During Prime Minister Justin Trudeau’s town hall in Regina on Thursday, an oil worker stood up and asked him to clarify comments he made about the “gender impact” of construction workers in rural communities.
“During my time working in the oil field as a young female, I have come across some of the kindest and most respectful male coworkers … in the rural towns I have temporarily relocated to,” the woman said.
“I feel like you have painted myself, my coworkers and friends in a negative light with your comment. What exactly did you mean by ‘gender impacts’ when you bring construction workers into a rural area?”
But Trudeau skirted the question and gave a somewhat unrelated response.
“Construction workers build this country every single day,” Trudeau said, adding that his government was investing “historical amounts in infrastructure.” He then thanks the woman for her question and was booed by some people in the crowd.
Trudeau’s comments in question were made in December during a G20 meeting on gender equality in Argentina, in which the prime minister discussed the importance of looking through a gender lens when dealing with large construction projects.
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“You might not say, ‘What does a gender lens have to do with building this new highway or pipeline?’ Well, there are gender impacts when you bring construction workers into a rural area, there are social impacts because there are mostly male construction workers, how are you adjusting and adapting to those?” Trudeau said.
But the comment sparked backlash from Conservatives leaders, saying the prime minister cast male construction workers in a negative light.
Global News reached out the Prime Minister’s Office on Friday to ask for further clarification on what Trudeau meant by gender impacts and construction workers.
“Our government knows that the decisions we make impact different people of different genders in different ways,” a spokesperson from the Office of the Minister for Women and Gender Equality said in an email.
“Government policies affect Canadians differently depending on a variety of factors, including age, where they live, how they identify and/or their official language of choice. That’s why we apply a gender and diversity lens as we develop various policies across government.”
Several studies show there is a link between large-scale infrastructure projects and violence against woman.
A government official told Global News that studies show a rise of sexual assault during large construction projects. That is one of the reasons why it puts on a gender lens on a variety of policies.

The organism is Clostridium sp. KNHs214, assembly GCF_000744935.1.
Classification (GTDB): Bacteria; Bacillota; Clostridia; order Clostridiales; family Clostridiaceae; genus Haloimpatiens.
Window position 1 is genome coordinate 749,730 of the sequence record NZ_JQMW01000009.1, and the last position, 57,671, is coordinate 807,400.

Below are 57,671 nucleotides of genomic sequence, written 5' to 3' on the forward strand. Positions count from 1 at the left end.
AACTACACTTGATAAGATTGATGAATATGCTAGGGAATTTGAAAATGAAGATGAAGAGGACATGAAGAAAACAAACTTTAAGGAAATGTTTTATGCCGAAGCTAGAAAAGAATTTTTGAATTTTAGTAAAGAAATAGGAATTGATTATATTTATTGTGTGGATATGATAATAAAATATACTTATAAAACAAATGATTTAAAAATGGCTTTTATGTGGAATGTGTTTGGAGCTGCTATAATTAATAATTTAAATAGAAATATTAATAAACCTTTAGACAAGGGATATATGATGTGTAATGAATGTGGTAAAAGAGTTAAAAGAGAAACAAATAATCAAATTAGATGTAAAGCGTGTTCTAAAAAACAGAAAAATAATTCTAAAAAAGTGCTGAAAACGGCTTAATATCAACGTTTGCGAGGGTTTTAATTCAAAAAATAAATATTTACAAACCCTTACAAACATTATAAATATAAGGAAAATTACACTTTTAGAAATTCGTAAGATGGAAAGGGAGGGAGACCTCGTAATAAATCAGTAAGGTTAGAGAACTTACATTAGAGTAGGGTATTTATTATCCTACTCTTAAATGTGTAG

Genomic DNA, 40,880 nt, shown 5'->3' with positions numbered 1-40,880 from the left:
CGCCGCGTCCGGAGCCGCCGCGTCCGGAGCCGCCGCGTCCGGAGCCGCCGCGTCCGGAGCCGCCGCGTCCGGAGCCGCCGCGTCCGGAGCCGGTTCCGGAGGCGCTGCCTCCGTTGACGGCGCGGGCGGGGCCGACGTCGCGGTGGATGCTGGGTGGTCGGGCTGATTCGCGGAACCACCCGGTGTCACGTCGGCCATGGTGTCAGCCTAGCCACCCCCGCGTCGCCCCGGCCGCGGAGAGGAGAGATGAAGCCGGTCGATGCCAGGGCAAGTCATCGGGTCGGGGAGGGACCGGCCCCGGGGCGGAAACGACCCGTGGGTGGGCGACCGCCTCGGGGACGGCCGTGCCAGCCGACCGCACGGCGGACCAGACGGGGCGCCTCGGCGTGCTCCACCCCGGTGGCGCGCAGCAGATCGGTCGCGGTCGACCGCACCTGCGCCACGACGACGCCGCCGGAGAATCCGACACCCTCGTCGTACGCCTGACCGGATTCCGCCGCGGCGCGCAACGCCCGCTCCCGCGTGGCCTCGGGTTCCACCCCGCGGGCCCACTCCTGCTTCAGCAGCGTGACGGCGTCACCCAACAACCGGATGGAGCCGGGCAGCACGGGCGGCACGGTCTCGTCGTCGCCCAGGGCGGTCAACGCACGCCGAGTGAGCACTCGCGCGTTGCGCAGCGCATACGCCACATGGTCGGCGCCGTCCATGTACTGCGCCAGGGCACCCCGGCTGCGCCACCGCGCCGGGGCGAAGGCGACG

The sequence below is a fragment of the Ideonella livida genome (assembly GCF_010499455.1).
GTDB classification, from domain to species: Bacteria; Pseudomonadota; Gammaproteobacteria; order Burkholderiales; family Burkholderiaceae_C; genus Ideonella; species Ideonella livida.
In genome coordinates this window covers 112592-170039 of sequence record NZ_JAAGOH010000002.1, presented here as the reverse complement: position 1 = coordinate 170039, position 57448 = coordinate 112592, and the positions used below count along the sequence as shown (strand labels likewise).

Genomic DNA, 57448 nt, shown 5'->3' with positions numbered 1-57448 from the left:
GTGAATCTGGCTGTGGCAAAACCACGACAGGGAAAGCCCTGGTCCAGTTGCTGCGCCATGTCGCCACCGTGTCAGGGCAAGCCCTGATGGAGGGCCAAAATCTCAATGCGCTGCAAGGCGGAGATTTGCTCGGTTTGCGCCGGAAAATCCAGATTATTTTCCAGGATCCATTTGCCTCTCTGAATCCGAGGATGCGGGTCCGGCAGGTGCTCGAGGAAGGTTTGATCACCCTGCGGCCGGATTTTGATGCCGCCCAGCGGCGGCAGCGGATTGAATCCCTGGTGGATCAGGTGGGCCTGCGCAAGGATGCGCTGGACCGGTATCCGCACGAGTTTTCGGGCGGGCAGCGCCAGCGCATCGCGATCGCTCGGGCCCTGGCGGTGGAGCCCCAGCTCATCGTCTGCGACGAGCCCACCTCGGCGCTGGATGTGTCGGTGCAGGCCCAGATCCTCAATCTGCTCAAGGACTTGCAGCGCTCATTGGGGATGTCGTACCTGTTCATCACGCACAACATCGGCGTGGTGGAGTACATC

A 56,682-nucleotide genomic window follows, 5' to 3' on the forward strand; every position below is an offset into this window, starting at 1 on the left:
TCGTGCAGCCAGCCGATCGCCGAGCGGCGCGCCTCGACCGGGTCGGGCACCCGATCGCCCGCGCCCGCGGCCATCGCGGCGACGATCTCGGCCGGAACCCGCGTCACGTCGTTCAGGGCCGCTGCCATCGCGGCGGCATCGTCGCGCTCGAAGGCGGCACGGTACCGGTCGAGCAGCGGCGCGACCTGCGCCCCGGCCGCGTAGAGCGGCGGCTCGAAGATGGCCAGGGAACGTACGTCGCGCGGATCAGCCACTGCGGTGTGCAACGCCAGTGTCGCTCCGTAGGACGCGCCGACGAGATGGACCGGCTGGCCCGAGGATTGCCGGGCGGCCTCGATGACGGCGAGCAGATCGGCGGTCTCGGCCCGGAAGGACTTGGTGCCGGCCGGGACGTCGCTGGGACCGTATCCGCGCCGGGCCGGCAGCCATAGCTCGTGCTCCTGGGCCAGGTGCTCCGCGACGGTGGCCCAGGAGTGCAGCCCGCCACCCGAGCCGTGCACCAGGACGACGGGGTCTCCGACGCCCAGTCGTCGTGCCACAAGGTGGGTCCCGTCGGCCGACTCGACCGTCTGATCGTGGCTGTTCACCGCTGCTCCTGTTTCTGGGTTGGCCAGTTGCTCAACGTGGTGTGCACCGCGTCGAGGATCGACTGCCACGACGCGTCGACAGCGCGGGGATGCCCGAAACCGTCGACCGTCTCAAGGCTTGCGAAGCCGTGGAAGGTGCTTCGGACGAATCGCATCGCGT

Tracy Porteous of Ending Violence BC says evidence supports the link between an increase in violence and large construction projects in some areas.
“I think the prime minister is right; whenever there will be a resource industry project there should be a gender-based analysis … as there will be more violence,” said Porteous.
But she stressed that a majority of men, in any context, are not violent and do not abuse women, “and that includes men in this industry.”
A 2017 report by the Firelight Group, a consulting group that works with Indigenous communities in Canada, said there are “gendered effects” of infrastructure projects, such as pipelines, on nearby Indigenous communities in northern B.C.
“There are linear relationships between the highly paid shadow populations at industrial camps, the hyper-masculine culture, and a rise in crime, sexual violence, and trafficking of Indigenous women,” the report stated.
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A 2014 study from the University of Victoria said data from RCMP detachments showed a 38 per cent increase in sexual assaults during the first year (2010) of a large construction phase of a mining project in Fort St. James, B.C.
A report by the Clean Environment Commission, released last year, detailed allegations of sexual abuse against Indigenous women in a remote area of Manitoba by hydro workers.
The 165-page report, which has testimony from community members, elders, and band councillors, detailed the impact Manitoba Hydro workers had when working in their community starting in the 1960s.
It said the arrival of a largely male workforce in the 1950s, ’60s and ’70s led to the sexual abuse of women from the Fox Lake Cree Nation.
Manitoba Sustainable Development Minister Rochelle Squires called the allegations of abuse disturbing and said the RCMP is investigating.
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